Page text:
Words: 368 - Pages: 2

Economist - 2009 - Battle of the Clouds

...The Economist, 10/17/2009 ------------------------------------------------- Battle of the clouds The fight to dominate cloud computing will increase competition and innovation THERE is nothing the computer industry likes better than a big new idea--followed by a big fight, as different firms compete to exploit it. "Cloudcomputing" is the latest example, and companies large and small are already joining the fray. The idea is that computing will increasingly be delivered as a service, over the internet, from vast warehouses of shared machines. Documents, e-mails and other data will be stored online, or "in the cloud", making them accessible from any PC or mobile device. Many things work this way already, from e-mail and photo albums to calendars and shared documents. This represents a big shift. If you store more and more things online, and access more and more software through an ordinary web browser, it suddenly matters much less what sort of computer you have, and what kind of software it is running. This means Microsoft, which launches the newest version of its Windows operating system this month, could lose out--unless, that is, the software giant can encourage software developers and users to migrate to its new suite of cloud-based services. Its main rival is Google, which offers its own range of such services, and continues to launch new ones and interlink them more closely. Yahoo!, which is allied with Microsoft, and Apple also offer cloud services for......

Words: 1134 - Pages: 5

The Undercover Economist

...Each of the ten chapters in The Undercover Economist presents concrete real-world examples and uses simple economic principles to explain some of underlying mechanics of our often baffling world. 1. Who Pays for Your Coffee?: Introducing the concepts of scarcity and bargaining power, we learn that the premium price we pay for coffee on our morning commute to work has nothing to do with the quality of the coffee and everything to do with location, location, location 2. What Supermarkets Don't Want You to Know: In a discussion on price-targeting policies, we see that the difference between Whole Foods Market and Safeway has very little to do with the relative price of goods and a lot to do with who the shoppers are. 3. Perfect Markets and the ‘World of Truth’: What does truth mean in economic terms and how does it lead to perfect market efficiency? We see where efficiency is good, where it may fall short, and why it’s not always fair. 4. Crosstown Traffic: Introducing 'externalities' and how they help deal with some of the major blights on our society: pollution, congestion, and fights with neighbours. 5. The Inside Story: George Akerlof's revolutionary 1970 paper reveals how inside information dramatically affects markets and why this means it’s virtually impossible to buy a decent second hand car. 6. Rational Insanity: A paradox: economists study rational behaviour, but the more rational the behaviour of stock market investors, the more erratic the behaviour of the......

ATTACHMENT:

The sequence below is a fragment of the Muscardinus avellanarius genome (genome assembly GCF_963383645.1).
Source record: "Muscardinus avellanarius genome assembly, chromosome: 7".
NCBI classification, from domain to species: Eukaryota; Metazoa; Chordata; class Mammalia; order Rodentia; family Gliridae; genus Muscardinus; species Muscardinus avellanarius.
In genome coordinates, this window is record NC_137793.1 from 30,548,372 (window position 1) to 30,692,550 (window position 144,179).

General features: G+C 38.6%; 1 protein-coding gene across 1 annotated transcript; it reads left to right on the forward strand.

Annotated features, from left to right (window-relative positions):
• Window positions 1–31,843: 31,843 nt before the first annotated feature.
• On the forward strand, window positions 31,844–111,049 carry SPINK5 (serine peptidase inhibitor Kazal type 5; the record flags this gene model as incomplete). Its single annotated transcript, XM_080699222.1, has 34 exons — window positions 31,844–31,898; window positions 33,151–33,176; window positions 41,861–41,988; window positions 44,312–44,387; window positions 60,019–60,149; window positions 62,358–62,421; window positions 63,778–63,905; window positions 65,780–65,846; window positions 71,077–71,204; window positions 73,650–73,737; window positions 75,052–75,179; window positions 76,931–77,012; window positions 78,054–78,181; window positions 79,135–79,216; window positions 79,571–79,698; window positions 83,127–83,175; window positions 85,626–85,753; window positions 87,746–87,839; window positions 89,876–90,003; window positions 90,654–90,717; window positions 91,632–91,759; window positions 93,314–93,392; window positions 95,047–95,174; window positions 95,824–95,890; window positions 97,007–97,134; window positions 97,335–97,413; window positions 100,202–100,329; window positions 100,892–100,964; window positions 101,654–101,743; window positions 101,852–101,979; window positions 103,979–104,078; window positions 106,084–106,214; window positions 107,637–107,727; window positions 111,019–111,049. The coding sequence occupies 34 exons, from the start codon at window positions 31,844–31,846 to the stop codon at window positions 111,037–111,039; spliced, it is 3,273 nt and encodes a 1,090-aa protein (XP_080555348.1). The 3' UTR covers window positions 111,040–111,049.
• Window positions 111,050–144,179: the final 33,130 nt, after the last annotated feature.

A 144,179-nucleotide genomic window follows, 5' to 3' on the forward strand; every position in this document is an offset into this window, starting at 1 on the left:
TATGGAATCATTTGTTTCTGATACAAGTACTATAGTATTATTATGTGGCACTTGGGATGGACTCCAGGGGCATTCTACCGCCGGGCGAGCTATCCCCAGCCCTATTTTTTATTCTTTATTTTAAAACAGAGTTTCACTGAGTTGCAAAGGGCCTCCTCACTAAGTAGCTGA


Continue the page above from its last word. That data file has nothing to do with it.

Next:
Words: 465 - Pages: 2

The Economist

...look over the border. From darkness, dawn After years of underachievement and rising violence, Mexico is at last beginning to realise its potential, says Tom Wainwright Nov 24th 2012 | from the print edition THE APOCALYPSE WAS on its way, and it would begin in Mexico. Where else? When archaeologists dug up Mayan calendars that ominously seemed to run out in the final days of 2012, some doomsayers predicted the end of the world. To many Mexicans it seemed like just another example of their country’s unending run of bad luck. The steepest recession on the American mainland, a plague of H1N1 swine flu and a deepening war against organised crime had made the preceding few years fairly grim. In 2009 the Pentagon had given warning that Mexico could become a “failed state”. Armageddon would be the icing on the cake. But it turns out that the Mayan glyphs were misunderstood. The men with magnifying glasses now say that the world is not about to end—in fact, it seems that the Mayans were predicting something more like a renewal or a fresh start. Could the same be true of Mexico? This special report will argue that there is a good chance of it. Some awful years are giving way to what, if managed properly, could be a prosperous period for Latin America’s second-largest economy. Big, irreversible trends, from a falling birth rate at home to rising wages in China, are starting to move in Mexico’s favour. At the same time the country’s leaders are at last starting to tackle some......

Words: 13319 - Pages: 54

Thinking Like Economist